Even the most ardent Shahrukh Khan fan will concede that his last decade was far from satisfactory. For someone largely immune to the star’s charms, I thought that period was disastrous. I don’t need to say anything more; the films do the talking: Ra.One (2011), Don 2 (2011), Happy New Year (2014), Dilwale (2015), and Jab Harry Met Sejal (2017) were not just shoddy movies but filmmaking embarrassments.
These failures seemed even more disconcerting because Khan, well into his 50s, could no longer use his romantic shtick. Worse, a series of big Bollywood flops over the last year shook and shocked the industry. So Siddharth Anand’s Pathaan rolls two anticipations in one, both comebacks: Khan’s big screen appearance after four years and Bollywood’s chance to reassure its audiences that it can still entertain. So much is at stake here that the 146-minute movie seems like a singing hashtag: #NoPressure.
So it almost feels like an inside joke when an early scene features Pathaan (Khan), a retired RAW agent, telling his senior (Dimple Kapadia) about Kintsugi, the Japanese art of repairing broken pottery. Because there’s a comeback within this story, too: Pathaan launching a covert mission with a few “broken soldiers” to hunt a new feared terrorist, Jim (John Abraham), who, like him, was a RAW agent.
Pathaan takes some time to find the meat of the story. Till then, it gives its audiences their star: Khan, like a vintage hero, living more than once – now an action hero. Fistfights over speeding trucks, a car chase, a helicopter stunt – it’s all in there. The action sequences are sharp and slick, keeping you in the story. And if people had any misgivings about their leading man, then Khan assuages them all. After a long time, Pathaan gave me the feeling that Khan was directing himself. Because he doesn’t do a lot here – he isn’t trying to be something; he just is. Whether it’s the blazing action set-pieces or his flirtatious conversations with Deepika Padukone’s character (an ISI agent, Rubina Mohsin), Khan – in this charged espionage drama that sporadically resembles a heist film – is a portrait of impressive restraint.
Even the supporting actors, such as Kapadia and Padukone, shine. Unlike many star vehicles, Pathaan doesn’t make them rally around but with Khan. The most surprising element though is Abraham. He starts off with a homage to Dhoom – “in a different life, we might have been friends” – and then nails Pathaan’s tone and tenor: that it’s a simple mainstream entertainer. Simple, however, doesn’t mean superficial or lazy. His Jim has all the qualities of a good villain: he’s credible, cruel, funny – and springs surprises with ease.
The last quality percolates to the film as well. Pathaan is busy and purposeful. Anand never lets his story drag, infusing enough surprises that stay true to the movie. Like Khan, the filmmaker keeps a tight control over his excesses. You won’t find superfluous songs or other narrative paddings, signalling star wattage. That’s so because Anand is confident with what he has: a fascinating take on the well-trodden espionage genre. I don’t need to tell you how most Bollywood directors treat their films the moment “national security” is involved. Anand isn’t so burdened. He’s assured enough to show us an ISI agent who isn’t Evil. There are no booming dialogues on deshbhakti or Pakistan-bashing. Jim is, in fact, originally Indian – someone who later says he doesn’t belong to any country. A “terrorist without a country”? You don’t see such films every Friday.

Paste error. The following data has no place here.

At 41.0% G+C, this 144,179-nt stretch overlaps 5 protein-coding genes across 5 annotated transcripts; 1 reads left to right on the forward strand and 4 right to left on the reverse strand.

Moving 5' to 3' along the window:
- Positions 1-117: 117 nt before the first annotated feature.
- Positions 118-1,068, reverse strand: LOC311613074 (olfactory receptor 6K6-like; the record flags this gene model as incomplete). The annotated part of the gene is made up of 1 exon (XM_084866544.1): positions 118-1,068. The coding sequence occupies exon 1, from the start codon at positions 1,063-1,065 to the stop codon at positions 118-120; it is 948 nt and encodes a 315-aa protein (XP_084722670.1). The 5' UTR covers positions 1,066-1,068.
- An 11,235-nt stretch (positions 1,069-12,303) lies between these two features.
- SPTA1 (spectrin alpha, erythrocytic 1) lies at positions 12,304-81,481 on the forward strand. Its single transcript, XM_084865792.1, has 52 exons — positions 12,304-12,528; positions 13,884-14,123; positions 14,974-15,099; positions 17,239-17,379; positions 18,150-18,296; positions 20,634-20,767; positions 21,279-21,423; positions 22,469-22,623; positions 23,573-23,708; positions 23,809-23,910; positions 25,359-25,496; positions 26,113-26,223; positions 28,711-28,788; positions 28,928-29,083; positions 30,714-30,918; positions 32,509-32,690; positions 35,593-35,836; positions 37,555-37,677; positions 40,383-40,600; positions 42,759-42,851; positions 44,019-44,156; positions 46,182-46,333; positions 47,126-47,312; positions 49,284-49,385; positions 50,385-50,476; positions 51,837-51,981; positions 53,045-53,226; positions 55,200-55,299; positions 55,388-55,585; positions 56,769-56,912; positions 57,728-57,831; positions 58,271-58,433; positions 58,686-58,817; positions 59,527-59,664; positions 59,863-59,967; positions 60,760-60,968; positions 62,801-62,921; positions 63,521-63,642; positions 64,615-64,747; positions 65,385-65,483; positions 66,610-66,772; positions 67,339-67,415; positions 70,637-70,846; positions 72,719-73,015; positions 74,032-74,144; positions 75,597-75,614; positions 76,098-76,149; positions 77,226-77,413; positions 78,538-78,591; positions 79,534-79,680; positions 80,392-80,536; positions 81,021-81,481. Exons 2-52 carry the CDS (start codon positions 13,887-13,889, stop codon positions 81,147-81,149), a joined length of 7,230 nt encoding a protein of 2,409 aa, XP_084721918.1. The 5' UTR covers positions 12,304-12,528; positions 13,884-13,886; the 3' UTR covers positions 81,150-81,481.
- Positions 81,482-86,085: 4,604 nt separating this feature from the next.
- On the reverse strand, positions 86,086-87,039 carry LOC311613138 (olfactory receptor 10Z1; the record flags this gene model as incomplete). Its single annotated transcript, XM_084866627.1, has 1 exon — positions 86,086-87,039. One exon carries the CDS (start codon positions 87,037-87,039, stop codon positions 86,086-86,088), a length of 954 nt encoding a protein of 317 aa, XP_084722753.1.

But it’s not as if Pathaan is flawless. In stretches it buys into the espionage genre a bit too hard: It introduces a twist, then injects another twist cancelling the first, and so on. Its sharp spies contradict their intelligence to make the plot race forward. Rubina, for instance, tells Pathaan about Jim’s main plan. He listens to her and just… agrees. (He regrets it later.) Later in the movie, his gullibility recurs. Pathaan, now distrusting Rubina, again listens to her version and just… agrees. Padukone is magnetic on screen, but her character demanded more thought and finesse. At times, the writing falls into an explanatory mode: a protagonist, a pathos-ridden flashback; another protagonist, another pathos-ridd… you get the idea.
More crucially, for a movie that talks about Kintsugi, Pathaan doesn’t own its scars – or tries too hard to be perfect, sometimes to its own detriment. Just take a look at its action sequences: everything is matched, coordinated, choreographed. There’s nothing inherently wrong with such an approach – and the set pieces are visually arresting – but after a point, they lack the ability to surprise. The settings just look like passive pretty things. Anand does break the pattern once – in a bike chase sequence on frozen water – but a thriller like this needed more such dynamism.
The overall feeling, however, I got while exiting the theatre was not something I’m ordinarily used to. Here was a Bollywood ‘mass-ey’ movie that told its story in a dramatic register without insulting my intelligence or scoring cheap political points or using its star as a crutch. A lot of credit rests with Khan himself. He leads like a captain, moves like a cool cat, bites like a ravaged predator, and charms like a veteran. The 57-year-old ‘thirst trap’ himself looks thirsty for artistic credence. And his audiences, like him, have waited for long. Now that wait is over, and both the well and the parched can’t stay still.
This article was first published on The Wire.